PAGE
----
Several years ago I pastored a small church in East Texas. Our annual budget was slim, and we barely scraped enough together each week to pay the light bill. A stout conviction of our fellowship, however, was giving to missions. We designated 10 percent of our annual budget to it. The experience was difficult, one that made me wonder if our tiny church with our even tinier budget really made a scratch on the proverbial surface of the lost world.
One summer I found myself in Nazareth Village in Israel. I was on a tour of the country alongside several other pastors. While walking into a bookstore, one of the older pastors called me over and introduced me to an IMB missionary. I’ll never forget how he did it: “Jared,” he said, “come meet one of your missionaries.” For the first time in my tenure as a Southern Baptist pastor, I genuinely felt connected to missions. I realized that my giving touched real people, even if I felt like a widow giving her final mite.
This illustrates the beauty of the Cooperative Program (CP), but it also showcases a glaring weakness. While it’s true that every active CP church can say that they support international missionaries, it’s also true that, sometimes, said missionaries are nameless numbers (as are the lost people they serve).
The CP is more than just sharing money to support missions. It’s about sharing money to support missionaries. That is, the CP is about supporting living, breathing people who share the gospel with dying, breathing people.
Recently David Platt announced he is downsizing our international mission brigade by 600-800 people. This means that we are losing 600-800 living, breathing people whose lives impact countless dying, breathing people. This is disconcerting news. I recently concluded my first SBC Executive Committee (EC) meeting. As you would imagine, this issue beleaguered the gathering. One major concern is how Platt’s reset will impact CP giving, particularly the Lottie Moon Christmas Offering (LMCO). This, however, is just the problem. That this concern is framed by the potential impact it can make on an offering is why the IMB is in its current predicament. The IMB isn’t an offering, nor is it money. It’s not a budget item nor is it, really, an entity of the SBC. It’s people—living, breathing people. It’s people with passions and aspirations and hopes and dreams and convictions and families and lives. But most importantly it’s saved people reaching lost people with the gospel.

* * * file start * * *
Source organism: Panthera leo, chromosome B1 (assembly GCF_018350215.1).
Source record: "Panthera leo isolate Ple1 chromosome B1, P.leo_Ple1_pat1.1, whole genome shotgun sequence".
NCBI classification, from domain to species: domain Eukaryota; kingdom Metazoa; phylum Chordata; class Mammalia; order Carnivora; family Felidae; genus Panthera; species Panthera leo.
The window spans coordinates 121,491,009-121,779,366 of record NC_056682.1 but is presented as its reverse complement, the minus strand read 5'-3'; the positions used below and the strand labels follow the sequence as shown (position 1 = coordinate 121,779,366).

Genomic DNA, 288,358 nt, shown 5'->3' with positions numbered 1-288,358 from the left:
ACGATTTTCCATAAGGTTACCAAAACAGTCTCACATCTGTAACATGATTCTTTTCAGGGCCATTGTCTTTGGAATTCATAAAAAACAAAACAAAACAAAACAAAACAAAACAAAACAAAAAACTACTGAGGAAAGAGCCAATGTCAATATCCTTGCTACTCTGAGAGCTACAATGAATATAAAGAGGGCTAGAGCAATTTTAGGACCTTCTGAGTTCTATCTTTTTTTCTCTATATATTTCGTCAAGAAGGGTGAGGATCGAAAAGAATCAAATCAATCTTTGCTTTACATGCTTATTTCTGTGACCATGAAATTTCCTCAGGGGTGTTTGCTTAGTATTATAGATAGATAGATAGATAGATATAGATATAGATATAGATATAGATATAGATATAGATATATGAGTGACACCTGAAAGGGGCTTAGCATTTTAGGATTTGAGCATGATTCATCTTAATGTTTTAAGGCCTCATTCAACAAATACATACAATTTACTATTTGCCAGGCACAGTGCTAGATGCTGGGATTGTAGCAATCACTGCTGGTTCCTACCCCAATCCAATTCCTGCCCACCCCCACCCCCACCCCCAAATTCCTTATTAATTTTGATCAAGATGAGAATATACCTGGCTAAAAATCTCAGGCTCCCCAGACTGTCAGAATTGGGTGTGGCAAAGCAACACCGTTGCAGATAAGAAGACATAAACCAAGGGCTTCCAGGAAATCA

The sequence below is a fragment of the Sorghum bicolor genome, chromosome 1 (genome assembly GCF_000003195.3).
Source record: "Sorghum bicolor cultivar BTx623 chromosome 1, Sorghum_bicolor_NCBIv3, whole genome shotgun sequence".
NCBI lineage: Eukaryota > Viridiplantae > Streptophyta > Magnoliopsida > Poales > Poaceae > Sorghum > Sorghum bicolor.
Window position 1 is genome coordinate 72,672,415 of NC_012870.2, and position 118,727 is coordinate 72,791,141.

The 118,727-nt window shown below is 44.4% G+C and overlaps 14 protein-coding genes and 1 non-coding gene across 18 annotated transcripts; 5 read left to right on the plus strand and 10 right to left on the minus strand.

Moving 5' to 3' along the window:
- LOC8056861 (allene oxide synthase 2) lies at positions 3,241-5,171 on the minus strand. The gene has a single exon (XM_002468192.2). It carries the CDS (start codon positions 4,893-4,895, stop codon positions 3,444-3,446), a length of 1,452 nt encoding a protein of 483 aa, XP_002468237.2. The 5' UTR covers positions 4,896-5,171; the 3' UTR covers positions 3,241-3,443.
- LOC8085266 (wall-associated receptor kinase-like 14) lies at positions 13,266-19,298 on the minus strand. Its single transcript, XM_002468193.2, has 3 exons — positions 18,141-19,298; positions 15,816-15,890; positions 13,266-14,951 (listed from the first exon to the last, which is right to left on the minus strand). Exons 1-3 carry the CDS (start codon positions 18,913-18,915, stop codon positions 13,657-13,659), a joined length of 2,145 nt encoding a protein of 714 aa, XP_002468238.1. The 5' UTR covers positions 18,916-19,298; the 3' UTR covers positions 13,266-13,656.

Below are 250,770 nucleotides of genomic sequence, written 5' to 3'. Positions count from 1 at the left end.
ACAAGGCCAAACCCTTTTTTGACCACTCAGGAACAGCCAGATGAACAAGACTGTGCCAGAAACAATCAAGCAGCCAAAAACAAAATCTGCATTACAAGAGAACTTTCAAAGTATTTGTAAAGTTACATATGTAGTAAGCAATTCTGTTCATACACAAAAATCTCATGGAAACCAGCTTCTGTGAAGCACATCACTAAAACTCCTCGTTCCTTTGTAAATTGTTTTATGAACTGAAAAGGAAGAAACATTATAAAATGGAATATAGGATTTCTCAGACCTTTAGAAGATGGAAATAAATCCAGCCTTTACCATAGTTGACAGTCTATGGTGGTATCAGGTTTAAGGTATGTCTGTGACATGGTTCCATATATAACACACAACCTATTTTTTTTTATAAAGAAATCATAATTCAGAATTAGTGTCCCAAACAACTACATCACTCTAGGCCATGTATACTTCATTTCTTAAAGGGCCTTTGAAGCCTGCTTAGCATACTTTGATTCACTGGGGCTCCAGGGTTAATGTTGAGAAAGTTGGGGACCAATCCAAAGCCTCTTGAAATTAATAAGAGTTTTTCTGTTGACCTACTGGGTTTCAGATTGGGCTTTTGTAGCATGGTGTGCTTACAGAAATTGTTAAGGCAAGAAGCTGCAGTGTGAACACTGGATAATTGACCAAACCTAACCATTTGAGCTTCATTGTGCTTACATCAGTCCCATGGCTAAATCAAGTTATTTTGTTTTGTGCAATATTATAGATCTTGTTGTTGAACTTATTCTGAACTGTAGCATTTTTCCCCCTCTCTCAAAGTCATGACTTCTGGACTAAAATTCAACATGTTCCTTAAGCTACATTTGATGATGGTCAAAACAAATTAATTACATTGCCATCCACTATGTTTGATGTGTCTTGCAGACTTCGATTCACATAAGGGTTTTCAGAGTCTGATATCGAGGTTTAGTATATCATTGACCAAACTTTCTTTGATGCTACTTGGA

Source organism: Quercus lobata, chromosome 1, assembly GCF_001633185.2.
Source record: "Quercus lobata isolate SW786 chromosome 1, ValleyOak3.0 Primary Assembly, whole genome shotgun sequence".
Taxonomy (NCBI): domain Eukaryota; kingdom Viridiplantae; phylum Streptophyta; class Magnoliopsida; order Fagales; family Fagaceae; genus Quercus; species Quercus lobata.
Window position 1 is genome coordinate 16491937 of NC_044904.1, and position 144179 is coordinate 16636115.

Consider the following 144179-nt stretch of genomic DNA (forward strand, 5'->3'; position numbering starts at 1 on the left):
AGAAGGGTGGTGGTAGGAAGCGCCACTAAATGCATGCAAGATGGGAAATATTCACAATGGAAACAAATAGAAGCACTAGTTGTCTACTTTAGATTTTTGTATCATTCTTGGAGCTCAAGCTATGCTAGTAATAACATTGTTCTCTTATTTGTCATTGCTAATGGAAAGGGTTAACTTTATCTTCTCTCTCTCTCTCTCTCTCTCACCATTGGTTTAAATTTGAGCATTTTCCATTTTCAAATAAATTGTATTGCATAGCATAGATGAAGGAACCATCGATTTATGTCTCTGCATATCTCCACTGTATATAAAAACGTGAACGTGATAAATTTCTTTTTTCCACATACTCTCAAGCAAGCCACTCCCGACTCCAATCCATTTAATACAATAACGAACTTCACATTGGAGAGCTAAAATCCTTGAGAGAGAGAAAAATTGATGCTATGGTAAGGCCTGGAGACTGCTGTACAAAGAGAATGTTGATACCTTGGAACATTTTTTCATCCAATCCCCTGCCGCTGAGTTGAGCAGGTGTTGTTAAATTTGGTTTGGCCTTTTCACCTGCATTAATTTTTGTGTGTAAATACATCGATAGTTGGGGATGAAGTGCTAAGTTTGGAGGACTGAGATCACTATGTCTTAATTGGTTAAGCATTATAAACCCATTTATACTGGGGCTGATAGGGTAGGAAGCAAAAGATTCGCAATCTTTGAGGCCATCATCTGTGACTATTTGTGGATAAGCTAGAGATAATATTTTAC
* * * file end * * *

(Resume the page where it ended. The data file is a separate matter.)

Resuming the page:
It’s judicious to be concerned about the impact the reset can make on the offering, but this concern should segue to the real problem—lost people. When we express more concern over an offering rather than the lives the offering touches, we’ve lost touch. The Cooperative Program becomes just that—a program. We forget who and what we are as Southern Baptists because we think of missions as a cog of the church’s machine rather than the church as a cog in the machine of missions.
This is all to say that, with all of our finger pointing, we ought to look at the four fingers pointing back at us. The present issue is not an IMB issue. It’s an “us” issue. The IMB has, year after year (and with less than sufficient resources) continued to keep and send missionaries, but the IMB can only operate within the confines of the financial assets it receives, and the average church isn’t providing the necessary assets to keep these missionaries on the field, not to mention send more out.
This is why the IMB needs the church’s support now more than ever. It would be a categorical atrocity if this year’s LMCO dipped a cent lower than the $153,002,394.13 it received in 2015. Not only this, but it should be the largest ingathering in history.
Southern Baptist pastors ought to teach their people that the CP isn’t just a line item in the budget but a cooperation of believers to support other believers to create more believers.
Pastors also ought to begin thinking about how they can increase their annual CP giving. “Annual” is the key word. The IMB needs consistent gifts to keep missionaries on the field.
Finally, pastors ought to begin preparing their people for the Lottie Moon Christmas Offering now by asking how we can strategically and creatively raise more money. What kind of event can we host? What corner can we cut? What face can we place beside the number?
More than ever, this is the time to come together as Southern Baptists. Let’s turn the Cooperative Program into a Cooperative Initiative. Let’s remember that our churches exist because of the Great Commission and not the other way around. Let’s remember that there are faces behind the numbers.
–Jared C. Wellman is pastor of Mission Dorado Baptist Church in Odessa, Texas.